A woman who had her iPhone stolen says she thought once the thief was caught, the case was a slam dunk.
But in the end, he walked away scot-free.
Belinda, who doesn’t want us to use her last name, was in the Waikiki-Kapahulu Public Library when her phone was stolen.
She didn’t see who took it, but she started tracking the phone’s GPS. She says she used the Find my iPhone app and noticed it was in Kalihi.
She also checked her iCloud account and noticed several pictures were being taken on the phone.
“One-hundred-sixty selfies of himself and his tattoos,” she said.
She was able to tell police where to find him. He was arrested and charged with felony theft.
She downloaded and printed out all the evidence ready for the trial.
But when it came time to present it in court, “the defense would ask it to be stricken for the record,” Belinda said.
A spokesman for the prosecutor’s office tells us that the judge did not allow the pictures to be used as evidence, because an expert was needed to verify them.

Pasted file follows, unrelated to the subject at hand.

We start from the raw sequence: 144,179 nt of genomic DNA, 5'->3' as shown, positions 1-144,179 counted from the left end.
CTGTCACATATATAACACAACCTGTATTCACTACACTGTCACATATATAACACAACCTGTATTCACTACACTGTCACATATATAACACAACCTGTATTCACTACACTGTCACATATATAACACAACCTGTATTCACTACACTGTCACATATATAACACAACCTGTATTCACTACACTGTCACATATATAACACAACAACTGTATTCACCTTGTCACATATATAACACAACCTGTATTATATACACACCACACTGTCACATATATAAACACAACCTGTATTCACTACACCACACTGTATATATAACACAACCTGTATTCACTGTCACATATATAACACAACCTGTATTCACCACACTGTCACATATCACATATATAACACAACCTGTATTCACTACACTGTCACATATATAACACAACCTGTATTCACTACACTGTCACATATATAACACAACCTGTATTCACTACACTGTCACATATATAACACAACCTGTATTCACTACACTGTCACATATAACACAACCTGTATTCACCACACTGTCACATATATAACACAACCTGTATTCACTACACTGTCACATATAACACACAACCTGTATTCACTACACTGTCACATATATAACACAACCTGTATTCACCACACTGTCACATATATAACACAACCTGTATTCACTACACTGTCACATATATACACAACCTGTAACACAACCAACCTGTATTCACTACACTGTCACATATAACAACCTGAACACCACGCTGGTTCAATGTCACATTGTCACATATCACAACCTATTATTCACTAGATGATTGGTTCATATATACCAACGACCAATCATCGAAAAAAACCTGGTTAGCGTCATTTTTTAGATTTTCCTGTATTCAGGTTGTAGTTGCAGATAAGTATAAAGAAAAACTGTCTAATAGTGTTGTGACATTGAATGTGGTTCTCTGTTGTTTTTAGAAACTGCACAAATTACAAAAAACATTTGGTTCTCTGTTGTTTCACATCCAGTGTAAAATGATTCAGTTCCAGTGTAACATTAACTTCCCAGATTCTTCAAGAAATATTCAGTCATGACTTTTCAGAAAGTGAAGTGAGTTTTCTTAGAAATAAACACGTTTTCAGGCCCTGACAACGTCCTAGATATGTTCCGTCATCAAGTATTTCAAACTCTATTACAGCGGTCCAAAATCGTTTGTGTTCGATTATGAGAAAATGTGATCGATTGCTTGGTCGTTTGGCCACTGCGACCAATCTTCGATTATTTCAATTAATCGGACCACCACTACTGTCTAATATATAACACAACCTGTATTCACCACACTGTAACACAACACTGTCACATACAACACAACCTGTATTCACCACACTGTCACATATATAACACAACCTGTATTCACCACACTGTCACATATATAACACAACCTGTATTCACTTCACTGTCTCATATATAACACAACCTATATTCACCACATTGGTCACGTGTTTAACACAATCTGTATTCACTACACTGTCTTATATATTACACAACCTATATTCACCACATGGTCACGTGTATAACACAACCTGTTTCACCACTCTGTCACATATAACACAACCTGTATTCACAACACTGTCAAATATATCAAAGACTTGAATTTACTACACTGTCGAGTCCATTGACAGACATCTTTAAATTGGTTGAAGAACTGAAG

Ken Lawson, an associate professor at the University of Hawaii William S. Richardson School of Law, says prosecutors should have known that an expert would be necessary.
“You need an expert to put on the stand that basically would tell the court how it is that that phone and that iCloud attached to that phone device is secure enough to where the evidence is what it’s purported to be,” Lawson explained.
Once the judge ruled that an expert was needed to present the evidence, why didn’t the prosecutor ask for more time so an expert could be brought in?
A spokesman says by then, it was too late and the judge would not allow it.
“It’s frustrating, because I thought I at least had a slam dunk on who had possession of my phone,” Belinda said.
Lawson adds that it would have been different if the phone was actually recovered and the pictures were still in it. Then an expert would not have been needed.
He adds that an expert would also be needed when evidence is used from surveillance camera footage that is also stored on iCloud.
We asked prosecutors if they plan to bring in an expert when dealing with this type of case. A spokesman says given the same circumstances, they probably would, but everything is on a case-by-case basis.